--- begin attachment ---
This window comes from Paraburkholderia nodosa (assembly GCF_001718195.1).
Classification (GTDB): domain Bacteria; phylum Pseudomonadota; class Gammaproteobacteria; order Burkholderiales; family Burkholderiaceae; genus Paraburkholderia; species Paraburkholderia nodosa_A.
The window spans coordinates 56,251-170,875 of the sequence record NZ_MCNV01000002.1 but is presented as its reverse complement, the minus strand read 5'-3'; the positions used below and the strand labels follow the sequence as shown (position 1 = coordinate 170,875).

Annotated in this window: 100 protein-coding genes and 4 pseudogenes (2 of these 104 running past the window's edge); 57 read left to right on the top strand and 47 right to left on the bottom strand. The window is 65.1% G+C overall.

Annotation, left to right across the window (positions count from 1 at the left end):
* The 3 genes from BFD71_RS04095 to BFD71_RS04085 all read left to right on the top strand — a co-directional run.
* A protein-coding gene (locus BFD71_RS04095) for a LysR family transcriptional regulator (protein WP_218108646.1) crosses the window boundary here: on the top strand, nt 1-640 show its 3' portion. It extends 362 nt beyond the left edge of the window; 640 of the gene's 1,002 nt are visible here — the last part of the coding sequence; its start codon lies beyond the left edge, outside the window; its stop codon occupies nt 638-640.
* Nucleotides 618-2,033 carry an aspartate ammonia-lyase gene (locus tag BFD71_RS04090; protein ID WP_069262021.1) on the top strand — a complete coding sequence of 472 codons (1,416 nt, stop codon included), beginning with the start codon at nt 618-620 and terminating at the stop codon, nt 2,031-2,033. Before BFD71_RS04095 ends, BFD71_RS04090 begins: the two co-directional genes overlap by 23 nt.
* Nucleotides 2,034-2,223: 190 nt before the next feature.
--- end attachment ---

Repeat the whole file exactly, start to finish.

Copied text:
This window comes from Paraburkholderia nodosa (assembly GCF_001718195.1).
Classification (GTDB): domain Bacteria; phylum Pseudomonadota; class Gammaproteobacteria; order Burkholderiales; family Burkholderiaceae; genus Paraburkholderia; species Paraburkholderia nodosa_A.
The window spans coordinates 56,251-170,875 of the sequence record NZ_MCNV01000002.1 but is presented as its reverse complement, the minus strand read 5'-3'; the positions used below and the strand labels follow the sequence as shown (position 1 = coordinate 170,875).

Annotated in this window: 100 protein-coding genes and 4 pseudogenes (2 of these 104 running past the window's edge); 57 read left to right on the top strand and 47 right to left on the bottom strand. The window is 65.1% G+C overall.

Annotation, left to right across the window (positions count from 1 at the left end):
* The 3 genes from BFD71_RS04095 to BFD71_RS04085 all read left to right on the top strand — a co-directional run.
* A protein-coding gene (locus BFD71_RS04095) for a LysR family transcriptional regulator (protein WP_218108646.1) crosses the window boundary here: on the top strand, nt 1-640 show its 3' portion. It extends 362 nt beyond the left edge of the window; 640 of the gene's 1,002 nt are visible here — the last part of the coding sequence; its start codon lies beyond the left edge, outside the window; its stop codon occupies nt 638-640.
* Nucleotides 618-2,033 carry an aspartate ammonia-lyase gene (locus tag BFD71_RS04090; protein ID WP_069262021.1) on the top strand — a complete coding sequence of 472 codons (1,416 nt, stop codon included), beginning with the start codon at nt 618-620 and terminating at the stop codon, nt 2,031-2,033. Before BFD71_RS04095 ends, BFD71_RS04090 begins: the two co-directional genes overlap by 23 nt.
* Nucleotides 2,034-2,223: 190 nt before the next feature.